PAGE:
Intel is rumoured to have encountered further difficulties with the shrink to a 10nm process node, with leaked documentation appearing to show a new 14nm node - Kaby Lake - being launched where Cannon Lake should have been.
Intel's 10nm Cannon Lake chips are rumoured to have run into trouble, and are being replaced by 14nm Kaby Lake parts in leaked documentation.
Intel runs a tick-tock development methodology, where it alternates between switching to a smaller process node and introducing a new microarchitecture. Each brings its own improvements, but the ever-shrinking process node is the most challenging: as component sizes get smaller, the laws of physics begin to get in the way. Back in 2013 Intel admitted that things were getting harder
and that following Moore's Law - the observation turned commandment by Intel co-founder Gordon Moore that the number of transistors on a integrated circuit doubles roughly every eighteen months - was becoming a challenge and that the 14nm Broadwell parts were necessarily delayed.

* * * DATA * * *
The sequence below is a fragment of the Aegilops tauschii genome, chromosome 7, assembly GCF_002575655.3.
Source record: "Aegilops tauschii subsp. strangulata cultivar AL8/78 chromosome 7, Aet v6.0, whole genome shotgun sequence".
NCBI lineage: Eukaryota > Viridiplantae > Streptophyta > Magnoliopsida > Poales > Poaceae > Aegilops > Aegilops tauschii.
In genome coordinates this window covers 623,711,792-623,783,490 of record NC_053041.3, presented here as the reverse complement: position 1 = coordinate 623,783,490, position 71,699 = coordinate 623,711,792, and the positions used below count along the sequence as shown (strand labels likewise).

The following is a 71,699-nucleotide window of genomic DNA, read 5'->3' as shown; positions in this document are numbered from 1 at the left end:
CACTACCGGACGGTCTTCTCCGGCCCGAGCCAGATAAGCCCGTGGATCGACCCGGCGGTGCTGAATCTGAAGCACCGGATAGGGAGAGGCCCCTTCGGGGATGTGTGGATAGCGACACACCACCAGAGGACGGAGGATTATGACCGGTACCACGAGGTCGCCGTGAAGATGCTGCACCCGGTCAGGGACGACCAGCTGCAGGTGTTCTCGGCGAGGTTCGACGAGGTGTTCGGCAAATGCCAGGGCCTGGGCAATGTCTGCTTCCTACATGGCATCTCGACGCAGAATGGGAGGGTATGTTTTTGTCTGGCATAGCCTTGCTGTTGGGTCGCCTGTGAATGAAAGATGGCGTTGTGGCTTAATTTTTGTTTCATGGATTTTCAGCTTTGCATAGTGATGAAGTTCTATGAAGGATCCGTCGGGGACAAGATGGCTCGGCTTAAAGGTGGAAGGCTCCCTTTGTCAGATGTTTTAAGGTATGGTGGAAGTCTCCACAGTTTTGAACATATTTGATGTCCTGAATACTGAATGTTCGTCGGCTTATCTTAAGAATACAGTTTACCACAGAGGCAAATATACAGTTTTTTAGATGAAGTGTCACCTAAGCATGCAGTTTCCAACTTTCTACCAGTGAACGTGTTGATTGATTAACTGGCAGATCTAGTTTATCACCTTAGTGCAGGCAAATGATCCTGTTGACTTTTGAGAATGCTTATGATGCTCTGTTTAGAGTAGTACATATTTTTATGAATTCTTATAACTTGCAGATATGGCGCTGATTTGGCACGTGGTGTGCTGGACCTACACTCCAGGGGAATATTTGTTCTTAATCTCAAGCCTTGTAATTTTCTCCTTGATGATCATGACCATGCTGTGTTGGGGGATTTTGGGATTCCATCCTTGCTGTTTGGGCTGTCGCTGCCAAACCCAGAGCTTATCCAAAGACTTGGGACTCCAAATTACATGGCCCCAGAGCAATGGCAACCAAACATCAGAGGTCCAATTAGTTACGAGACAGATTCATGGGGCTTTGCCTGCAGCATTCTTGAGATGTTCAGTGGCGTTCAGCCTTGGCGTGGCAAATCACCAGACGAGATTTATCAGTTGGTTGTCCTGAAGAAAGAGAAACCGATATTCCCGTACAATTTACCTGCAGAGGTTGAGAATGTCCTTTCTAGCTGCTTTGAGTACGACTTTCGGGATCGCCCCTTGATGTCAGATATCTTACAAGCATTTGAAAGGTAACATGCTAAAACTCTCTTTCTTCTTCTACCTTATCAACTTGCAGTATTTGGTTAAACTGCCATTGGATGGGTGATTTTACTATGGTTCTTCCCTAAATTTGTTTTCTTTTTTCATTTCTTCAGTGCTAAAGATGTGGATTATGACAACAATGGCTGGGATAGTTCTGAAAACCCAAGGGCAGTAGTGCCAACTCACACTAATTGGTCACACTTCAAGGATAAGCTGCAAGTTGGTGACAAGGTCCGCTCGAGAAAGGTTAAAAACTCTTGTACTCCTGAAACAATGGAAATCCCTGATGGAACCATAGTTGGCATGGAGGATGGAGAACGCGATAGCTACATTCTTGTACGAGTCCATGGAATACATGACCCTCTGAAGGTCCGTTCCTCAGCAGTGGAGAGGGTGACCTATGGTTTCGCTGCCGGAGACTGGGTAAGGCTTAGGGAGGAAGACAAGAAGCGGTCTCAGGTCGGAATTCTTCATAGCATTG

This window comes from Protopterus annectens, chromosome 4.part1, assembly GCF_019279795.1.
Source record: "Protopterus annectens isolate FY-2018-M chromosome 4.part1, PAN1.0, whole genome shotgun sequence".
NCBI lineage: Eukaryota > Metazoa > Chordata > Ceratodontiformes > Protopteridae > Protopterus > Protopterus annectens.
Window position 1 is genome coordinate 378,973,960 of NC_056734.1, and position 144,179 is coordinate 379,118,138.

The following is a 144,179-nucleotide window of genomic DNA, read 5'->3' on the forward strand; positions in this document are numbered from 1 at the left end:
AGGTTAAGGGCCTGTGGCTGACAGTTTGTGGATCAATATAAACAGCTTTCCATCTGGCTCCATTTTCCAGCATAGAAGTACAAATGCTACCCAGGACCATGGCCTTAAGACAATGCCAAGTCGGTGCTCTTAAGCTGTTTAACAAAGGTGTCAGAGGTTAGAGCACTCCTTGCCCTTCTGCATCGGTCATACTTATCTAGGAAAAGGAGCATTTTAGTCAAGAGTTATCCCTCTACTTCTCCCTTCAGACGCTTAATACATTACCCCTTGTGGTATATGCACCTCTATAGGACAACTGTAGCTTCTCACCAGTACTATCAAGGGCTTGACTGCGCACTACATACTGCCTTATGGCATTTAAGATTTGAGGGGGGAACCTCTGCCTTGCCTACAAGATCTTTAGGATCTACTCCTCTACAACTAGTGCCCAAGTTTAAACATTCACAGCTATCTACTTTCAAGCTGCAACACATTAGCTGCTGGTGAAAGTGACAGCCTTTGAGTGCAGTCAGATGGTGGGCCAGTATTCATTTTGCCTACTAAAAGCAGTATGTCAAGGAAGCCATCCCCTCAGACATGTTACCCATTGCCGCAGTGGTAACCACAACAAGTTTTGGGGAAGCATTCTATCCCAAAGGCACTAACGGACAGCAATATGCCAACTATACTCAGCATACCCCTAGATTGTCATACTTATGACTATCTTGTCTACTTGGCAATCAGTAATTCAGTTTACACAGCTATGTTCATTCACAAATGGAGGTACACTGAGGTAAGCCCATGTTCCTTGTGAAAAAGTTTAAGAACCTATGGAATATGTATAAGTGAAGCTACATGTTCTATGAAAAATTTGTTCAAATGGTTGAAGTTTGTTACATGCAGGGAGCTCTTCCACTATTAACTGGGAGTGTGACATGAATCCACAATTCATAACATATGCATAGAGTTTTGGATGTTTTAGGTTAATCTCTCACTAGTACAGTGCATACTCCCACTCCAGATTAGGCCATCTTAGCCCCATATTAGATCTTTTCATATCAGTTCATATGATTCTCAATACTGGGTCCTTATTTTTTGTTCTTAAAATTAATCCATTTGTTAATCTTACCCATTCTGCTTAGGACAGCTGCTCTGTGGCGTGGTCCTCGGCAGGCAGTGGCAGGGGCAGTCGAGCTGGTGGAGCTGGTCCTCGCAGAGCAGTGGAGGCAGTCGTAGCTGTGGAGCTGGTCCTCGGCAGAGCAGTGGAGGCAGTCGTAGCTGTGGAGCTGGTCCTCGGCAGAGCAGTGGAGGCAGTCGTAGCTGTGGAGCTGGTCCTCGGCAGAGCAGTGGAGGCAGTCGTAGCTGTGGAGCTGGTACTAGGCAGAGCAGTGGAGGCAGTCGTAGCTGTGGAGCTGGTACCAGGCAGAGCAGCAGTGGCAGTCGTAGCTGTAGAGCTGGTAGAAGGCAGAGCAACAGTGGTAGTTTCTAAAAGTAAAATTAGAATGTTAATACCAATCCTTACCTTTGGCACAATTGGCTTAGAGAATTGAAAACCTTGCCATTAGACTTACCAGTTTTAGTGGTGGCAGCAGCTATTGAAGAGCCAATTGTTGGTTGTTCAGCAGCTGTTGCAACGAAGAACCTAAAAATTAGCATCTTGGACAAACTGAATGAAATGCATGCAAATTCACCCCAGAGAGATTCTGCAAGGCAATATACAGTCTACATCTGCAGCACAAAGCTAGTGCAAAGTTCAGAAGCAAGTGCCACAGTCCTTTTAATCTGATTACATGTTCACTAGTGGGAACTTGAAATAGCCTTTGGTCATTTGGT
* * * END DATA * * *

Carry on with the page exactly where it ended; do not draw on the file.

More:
Now documents claiming to be leaked from Intel suggest that the troubles of shifting to 14nm are rearing their heads again at 10nm. According to product listings released by Benchlife
this week, Cannon Lake - the 10nm successor to 14nm Skylake - has been bumped in favour of a previously unannounced chip family dubbed Kaby Lake. While these parts would fit in the portion of the release cycle which should mean a process node shrink, they are claimed to instead be based on a 14nm process node - the first time Intel has deviated from its traditional tick-tock schedule, and a sign that the continued shrinkage of process nodes may be coming to an end.
Intel, as is to be expected, has refused to comment on the alleged leaks.